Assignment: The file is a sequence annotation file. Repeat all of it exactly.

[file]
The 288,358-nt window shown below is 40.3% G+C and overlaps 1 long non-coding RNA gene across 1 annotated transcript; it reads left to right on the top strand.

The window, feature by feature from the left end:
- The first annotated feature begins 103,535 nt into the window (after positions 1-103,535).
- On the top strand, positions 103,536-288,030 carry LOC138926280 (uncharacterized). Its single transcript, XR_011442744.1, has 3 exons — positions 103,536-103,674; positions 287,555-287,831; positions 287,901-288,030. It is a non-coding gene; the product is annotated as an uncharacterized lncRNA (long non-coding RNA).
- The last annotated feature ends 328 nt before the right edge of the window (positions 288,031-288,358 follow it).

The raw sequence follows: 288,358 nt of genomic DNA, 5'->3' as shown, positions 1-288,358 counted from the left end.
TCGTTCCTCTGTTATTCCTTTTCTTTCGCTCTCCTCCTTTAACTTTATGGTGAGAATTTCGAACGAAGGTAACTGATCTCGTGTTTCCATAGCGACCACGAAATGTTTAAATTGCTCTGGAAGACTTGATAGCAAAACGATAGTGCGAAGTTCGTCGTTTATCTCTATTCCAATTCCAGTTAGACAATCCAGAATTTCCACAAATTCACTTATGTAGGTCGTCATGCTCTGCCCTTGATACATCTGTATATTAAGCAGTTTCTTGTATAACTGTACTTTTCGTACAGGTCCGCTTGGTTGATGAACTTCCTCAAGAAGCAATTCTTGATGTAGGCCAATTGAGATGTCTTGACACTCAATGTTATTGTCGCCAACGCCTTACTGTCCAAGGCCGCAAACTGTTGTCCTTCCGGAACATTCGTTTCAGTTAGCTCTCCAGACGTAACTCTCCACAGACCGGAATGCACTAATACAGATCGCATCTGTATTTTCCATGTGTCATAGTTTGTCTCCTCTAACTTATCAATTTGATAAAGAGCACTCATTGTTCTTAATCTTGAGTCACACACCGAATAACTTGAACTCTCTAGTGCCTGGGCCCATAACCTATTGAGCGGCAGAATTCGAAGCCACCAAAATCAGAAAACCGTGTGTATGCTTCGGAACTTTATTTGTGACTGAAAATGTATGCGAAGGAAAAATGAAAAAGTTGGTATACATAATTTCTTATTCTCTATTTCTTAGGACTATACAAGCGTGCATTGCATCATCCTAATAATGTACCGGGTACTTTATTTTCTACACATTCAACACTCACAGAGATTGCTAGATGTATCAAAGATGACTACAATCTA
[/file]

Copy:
The 288,358-nt window shown below is 40.3% G+C and overlaps 1 long non-coding RNA gene across 1 annotated transcript; it reads left to right on the top strand.

The window, feature by feature from the left end:
- The first annotated feature begins 103,535 nt into the window (after positions 1-103,535).
- On the top strand, positions 103,536-288,030 carry LOC138926280 (uncharacterized). Its single transcript, XR_011442744.1, has 3 exons — positions 103,536-103,674; positions 287,555-287,831; positions 287,901-288,030. It is a non-coding gene; the product is annotated as an uncharacterized lncRNA (long non-coding RNA).
- The last annotated feature ends 328 nt before the right edge of the window (positions 288,031-288,358 follow it).

The raw sequence follows: 288,358 nt of genomic DNA, 5'->3' as shown, positions 1-288,358 counted from the left end.
TCGTTCCTCTGTTATTCCTTTTCTTTCGCTCTCCTCCTTTAACTTTATGGTGAGAATTTCGAACGAAGGTAACTGATCTCGTGTTTCCATAGCGACCACGAAATGTTTAAATTGCTCTGGAAGACTTGATAGCAAAACGATAGTGCGAAGTTCGTCGTTTATCTCTATTCCAATTCCAGTTAGACAATCCAGAATTTCCACAAATTCACTTATGTAGGTCGTCATGCTCTGCCCTTGATACATCTGTATATTAAGCAGTTTCTTGTATAACTGTACTTTTCGTACAGGTCCGCTTGGTTGATGAACTTCCTCAAGAAGCAATTCTTGATGTAGGCCAATTGAGATGTCTTGACACTCAATGTTATTGTCGCCAACGCCTTACTGTCCAAGGCCGCAAACTGTTGTCCTTCCGGAACATTCGTTTCAGTTAGCTCTCCAGACGTAACTCTCCACAGACCGGAATGCACTAATACAGATCGCATCTGTATTTTCCATGTGTCATAGTTTGTCTCCTCTAACTTATCAATTTGATAAAGAGCACTCATTGTTCTTAATCTTGAGTCACACACCGAATAACTTGAACTCTCTAGTGCCTGGGCCCATAACCTATTGAGCGGCAGAATTCGAAGCCACCAAAATCAGAAAACCGTGTGTATGCTTCGGAACTTTATTTGTGACTGAAAATGTATGCGAAGGAAAAATGAAAAAGTTGGTATACATAATTTCTTATTCTCTATTTCTTAGGACTATACAAGCGTGCATTGCATCATCCTAATAATGTACCGGGTACTTTATTTTCTACACATTCAACACTCACAGAGATTGCTAGATGTATCAAAGATGACTACAATCTA